This object is achieved by providing an alarm comprising as an internal component a covering device positioned below the water surface and above detection device wherein the covering device includes a parabolically formed wall surface which is placed around detection device in working connection with the latter.
The advantages achieved with the invention consist especially in that with simple means an alarm device in a swimming pool can also be retrofitted with a protective covering device. Furthermore, by suitably shaping the covering device, the effectiveness of the wave movements around the alarm device triggering the alarm are amplified.
Various other objects, features and attendant advantages of the present invention will be more fully appreciated as the same becomes better understood when considered in conjunction with the accompanying drawings, in which like reference characters designate the same or similar parts throughout the several views, and wherein:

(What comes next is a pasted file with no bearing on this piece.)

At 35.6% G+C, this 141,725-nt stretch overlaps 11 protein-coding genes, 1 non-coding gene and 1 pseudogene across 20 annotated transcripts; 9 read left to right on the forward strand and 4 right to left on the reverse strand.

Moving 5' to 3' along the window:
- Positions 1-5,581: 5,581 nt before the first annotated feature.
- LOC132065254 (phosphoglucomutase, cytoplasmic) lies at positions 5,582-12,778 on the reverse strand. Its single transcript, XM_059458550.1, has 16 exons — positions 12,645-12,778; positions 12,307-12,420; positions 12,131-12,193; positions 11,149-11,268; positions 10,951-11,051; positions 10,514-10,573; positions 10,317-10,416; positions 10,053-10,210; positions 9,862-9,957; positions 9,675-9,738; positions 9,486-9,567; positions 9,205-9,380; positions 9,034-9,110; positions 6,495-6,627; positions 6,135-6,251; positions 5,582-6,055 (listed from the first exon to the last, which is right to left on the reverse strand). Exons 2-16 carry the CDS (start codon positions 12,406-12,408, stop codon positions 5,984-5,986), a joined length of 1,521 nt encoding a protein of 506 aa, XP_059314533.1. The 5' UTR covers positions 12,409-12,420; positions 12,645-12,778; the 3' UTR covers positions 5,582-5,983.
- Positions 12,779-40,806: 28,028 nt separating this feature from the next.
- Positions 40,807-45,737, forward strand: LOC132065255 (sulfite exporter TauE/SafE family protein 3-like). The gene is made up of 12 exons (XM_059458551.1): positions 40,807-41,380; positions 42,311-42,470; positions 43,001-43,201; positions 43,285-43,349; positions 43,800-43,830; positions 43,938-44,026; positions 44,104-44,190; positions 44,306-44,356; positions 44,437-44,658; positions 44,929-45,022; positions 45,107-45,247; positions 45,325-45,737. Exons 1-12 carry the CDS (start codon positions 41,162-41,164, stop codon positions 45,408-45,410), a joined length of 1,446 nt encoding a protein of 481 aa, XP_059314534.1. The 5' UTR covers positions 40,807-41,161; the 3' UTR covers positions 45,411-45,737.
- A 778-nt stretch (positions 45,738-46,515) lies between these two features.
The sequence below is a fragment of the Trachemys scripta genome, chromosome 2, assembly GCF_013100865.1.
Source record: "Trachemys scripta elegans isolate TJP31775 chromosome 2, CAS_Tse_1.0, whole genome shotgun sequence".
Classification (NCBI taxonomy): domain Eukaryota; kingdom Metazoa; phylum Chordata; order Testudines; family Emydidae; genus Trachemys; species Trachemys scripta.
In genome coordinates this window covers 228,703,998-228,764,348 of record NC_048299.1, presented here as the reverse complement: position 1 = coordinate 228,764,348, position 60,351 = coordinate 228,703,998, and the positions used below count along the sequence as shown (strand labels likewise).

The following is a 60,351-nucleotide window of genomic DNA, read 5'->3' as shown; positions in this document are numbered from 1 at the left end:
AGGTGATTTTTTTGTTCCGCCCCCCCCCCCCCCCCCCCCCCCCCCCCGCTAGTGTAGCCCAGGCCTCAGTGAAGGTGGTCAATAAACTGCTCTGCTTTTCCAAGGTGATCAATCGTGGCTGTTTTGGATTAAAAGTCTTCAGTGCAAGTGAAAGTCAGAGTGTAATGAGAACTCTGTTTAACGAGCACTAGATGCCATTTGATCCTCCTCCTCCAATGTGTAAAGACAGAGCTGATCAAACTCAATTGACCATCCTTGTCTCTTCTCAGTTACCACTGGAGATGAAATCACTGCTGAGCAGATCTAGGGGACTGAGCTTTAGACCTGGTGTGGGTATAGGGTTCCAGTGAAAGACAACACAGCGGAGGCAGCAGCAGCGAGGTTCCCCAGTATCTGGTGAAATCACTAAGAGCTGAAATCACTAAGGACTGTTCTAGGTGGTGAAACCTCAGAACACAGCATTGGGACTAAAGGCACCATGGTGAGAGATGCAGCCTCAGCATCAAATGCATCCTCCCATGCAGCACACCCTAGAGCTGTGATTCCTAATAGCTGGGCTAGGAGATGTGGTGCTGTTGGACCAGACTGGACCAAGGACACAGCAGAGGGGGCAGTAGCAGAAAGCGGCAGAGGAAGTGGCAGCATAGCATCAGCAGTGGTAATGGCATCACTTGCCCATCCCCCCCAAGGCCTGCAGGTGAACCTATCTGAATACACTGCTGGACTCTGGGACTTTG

FIG. 1 is a perspective view of an alarm device, placed in a swimming pool, with a covering device according to the invention;
FIG. 2 is a side view in cross-section representing a first embodiment of the invention;
FIG. 3 is a front view of a second embodiment of the invention wherein the alarm device is positioned within a swimming pool wall;
FIG. 4 is a cross sectioned view taken along lines 4--4 of FIG. 3; and
FIG. 5 is a perspective view of the alarm device of FIG. 2 incorporated in a swimming pool ladder.
As can be seen in FIG. 1, an alarm device 1 is placed in the corner of swimming pool 2 under the water surface and is surrounded by a covering device 3. Covering device 3 has a parabolically configured wall surface 4, which in combination with the shelf forms a covered housing facing away from the wall of the swimming pool 2. The housing is placed around detection device 5 detecting the wave movements.